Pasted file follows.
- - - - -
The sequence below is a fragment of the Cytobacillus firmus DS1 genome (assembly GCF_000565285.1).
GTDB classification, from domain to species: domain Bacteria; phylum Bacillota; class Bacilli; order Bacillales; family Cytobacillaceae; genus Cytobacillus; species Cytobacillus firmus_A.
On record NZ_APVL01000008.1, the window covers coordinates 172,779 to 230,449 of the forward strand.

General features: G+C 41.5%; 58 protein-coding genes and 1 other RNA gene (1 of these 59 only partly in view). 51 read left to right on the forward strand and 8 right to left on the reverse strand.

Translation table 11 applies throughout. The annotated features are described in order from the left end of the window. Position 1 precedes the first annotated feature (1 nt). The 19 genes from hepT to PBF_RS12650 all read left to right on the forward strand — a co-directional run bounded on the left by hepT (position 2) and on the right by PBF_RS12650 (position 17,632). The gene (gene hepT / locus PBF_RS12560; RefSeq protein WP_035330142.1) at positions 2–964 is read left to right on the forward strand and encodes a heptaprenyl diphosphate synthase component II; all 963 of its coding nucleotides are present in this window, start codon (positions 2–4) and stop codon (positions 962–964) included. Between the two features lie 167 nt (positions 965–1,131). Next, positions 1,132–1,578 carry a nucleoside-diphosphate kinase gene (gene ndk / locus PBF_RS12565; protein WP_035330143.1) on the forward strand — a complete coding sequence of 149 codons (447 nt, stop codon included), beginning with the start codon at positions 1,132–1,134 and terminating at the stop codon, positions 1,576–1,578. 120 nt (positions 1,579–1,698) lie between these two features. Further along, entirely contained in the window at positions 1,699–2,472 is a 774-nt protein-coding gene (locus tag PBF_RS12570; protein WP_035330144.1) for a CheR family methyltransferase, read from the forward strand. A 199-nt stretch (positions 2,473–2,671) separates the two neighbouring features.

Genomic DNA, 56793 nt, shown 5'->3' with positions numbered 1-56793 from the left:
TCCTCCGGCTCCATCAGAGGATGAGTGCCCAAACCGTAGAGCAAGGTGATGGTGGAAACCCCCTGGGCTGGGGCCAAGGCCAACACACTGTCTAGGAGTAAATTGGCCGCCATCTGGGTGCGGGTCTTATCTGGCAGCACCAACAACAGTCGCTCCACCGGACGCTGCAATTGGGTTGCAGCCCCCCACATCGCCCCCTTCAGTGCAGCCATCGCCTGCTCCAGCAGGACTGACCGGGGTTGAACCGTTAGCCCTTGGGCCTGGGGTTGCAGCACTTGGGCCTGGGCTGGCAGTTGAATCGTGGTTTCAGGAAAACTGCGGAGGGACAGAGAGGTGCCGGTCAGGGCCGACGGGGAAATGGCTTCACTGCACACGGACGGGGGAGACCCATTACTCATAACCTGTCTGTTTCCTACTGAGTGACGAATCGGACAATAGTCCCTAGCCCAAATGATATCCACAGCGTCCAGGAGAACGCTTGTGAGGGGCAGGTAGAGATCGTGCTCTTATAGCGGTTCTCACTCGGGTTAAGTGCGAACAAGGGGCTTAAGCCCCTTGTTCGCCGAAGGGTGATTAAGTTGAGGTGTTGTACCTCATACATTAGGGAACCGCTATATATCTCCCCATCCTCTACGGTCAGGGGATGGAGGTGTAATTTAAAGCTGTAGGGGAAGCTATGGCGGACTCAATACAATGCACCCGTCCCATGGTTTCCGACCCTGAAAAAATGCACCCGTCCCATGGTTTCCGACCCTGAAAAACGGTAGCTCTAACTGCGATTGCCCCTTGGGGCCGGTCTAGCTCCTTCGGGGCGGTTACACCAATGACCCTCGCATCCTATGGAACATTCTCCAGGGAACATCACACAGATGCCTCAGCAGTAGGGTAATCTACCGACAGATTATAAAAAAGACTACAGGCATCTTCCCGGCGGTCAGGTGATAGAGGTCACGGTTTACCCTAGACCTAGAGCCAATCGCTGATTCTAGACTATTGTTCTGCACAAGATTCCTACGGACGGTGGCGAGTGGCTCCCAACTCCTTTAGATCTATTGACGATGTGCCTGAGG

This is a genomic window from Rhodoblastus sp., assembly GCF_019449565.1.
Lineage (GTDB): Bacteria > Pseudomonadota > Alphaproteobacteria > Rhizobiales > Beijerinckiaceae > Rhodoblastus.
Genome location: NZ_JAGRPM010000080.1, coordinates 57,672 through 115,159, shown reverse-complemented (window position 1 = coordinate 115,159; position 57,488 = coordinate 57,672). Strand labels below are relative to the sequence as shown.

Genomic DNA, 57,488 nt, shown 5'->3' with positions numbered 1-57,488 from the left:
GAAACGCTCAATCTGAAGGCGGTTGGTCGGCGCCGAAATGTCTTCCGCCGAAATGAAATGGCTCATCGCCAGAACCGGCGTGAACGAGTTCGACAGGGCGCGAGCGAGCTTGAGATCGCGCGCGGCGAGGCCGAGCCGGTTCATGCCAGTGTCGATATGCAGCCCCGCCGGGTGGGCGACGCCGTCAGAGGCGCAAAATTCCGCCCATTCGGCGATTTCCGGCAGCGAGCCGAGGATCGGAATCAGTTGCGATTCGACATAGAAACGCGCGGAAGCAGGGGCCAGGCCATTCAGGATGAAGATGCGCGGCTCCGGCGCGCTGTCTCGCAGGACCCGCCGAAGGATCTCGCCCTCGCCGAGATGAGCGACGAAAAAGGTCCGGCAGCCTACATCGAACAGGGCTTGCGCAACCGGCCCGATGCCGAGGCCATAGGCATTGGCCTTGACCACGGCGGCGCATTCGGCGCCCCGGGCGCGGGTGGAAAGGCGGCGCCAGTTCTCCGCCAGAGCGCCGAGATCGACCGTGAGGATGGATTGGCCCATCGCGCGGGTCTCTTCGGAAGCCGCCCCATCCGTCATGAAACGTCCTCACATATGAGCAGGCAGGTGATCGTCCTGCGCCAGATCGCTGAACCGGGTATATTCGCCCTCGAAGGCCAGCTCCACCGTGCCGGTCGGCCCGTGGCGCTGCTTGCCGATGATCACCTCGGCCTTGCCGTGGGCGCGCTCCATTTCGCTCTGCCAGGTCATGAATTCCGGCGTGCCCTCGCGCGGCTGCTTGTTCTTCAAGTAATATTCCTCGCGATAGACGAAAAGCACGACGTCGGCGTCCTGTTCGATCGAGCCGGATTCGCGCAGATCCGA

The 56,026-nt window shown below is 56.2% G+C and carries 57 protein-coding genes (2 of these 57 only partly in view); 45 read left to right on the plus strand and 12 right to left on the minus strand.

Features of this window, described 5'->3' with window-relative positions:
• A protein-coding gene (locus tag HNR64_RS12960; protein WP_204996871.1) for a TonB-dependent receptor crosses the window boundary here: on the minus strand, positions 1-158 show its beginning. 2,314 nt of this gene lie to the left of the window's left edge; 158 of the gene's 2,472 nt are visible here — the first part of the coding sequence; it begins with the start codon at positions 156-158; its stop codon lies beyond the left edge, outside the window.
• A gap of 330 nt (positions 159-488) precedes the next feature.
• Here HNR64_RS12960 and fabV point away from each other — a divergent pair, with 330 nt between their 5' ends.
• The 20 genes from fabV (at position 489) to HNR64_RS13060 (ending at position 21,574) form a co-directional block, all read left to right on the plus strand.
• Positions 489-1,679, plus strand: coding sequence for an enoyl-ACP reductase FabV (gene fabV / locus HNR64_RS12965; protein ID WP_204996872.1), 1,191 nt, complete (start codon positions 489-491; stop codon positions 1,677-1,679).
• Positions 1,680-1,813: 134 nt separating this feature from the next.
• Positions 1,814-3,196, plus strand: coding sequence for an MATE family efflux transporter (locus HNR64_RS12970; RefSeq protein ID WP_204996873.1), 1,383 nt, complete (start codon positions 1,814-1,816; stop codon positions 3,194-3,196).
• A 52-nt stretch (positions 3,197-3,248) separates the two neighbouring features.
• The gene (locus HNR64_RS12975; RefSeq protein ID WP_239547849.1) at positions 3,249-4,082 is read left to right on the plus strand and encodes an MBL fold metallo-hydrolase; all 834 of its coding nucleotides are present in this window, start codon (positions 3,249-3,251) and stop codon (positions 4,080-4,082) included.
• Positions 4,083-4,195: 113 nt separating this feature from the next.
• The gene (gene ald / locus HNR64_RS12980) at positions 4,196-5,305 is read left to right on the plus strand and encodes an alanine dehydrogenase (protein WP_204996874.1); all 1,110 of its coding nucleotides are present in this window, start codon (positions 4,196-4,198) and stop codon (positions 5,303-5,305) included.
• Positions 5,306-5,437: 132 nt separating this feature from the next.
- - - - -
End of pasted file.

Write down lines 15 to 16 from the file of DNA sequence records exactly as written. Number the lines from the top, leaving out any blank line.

• A protein-coding gene (locus tag HNR64_RS12960; protein WP_204996871.1) for a TonB-dependent receptor crosses the window boundary here: on the minus strand, positions 1-158 show its beginning. 2,314 nt of this gene lie to the left of the window's left edge; 158 of the gene's 2,472 nt are visible here — the first part of the coding sequence; it begins with the start codon at positions 156-158; its stop codon lies beyond the left edge, outside the window.
• A gap of 330 nt (positions 159-488) precedes the next feature.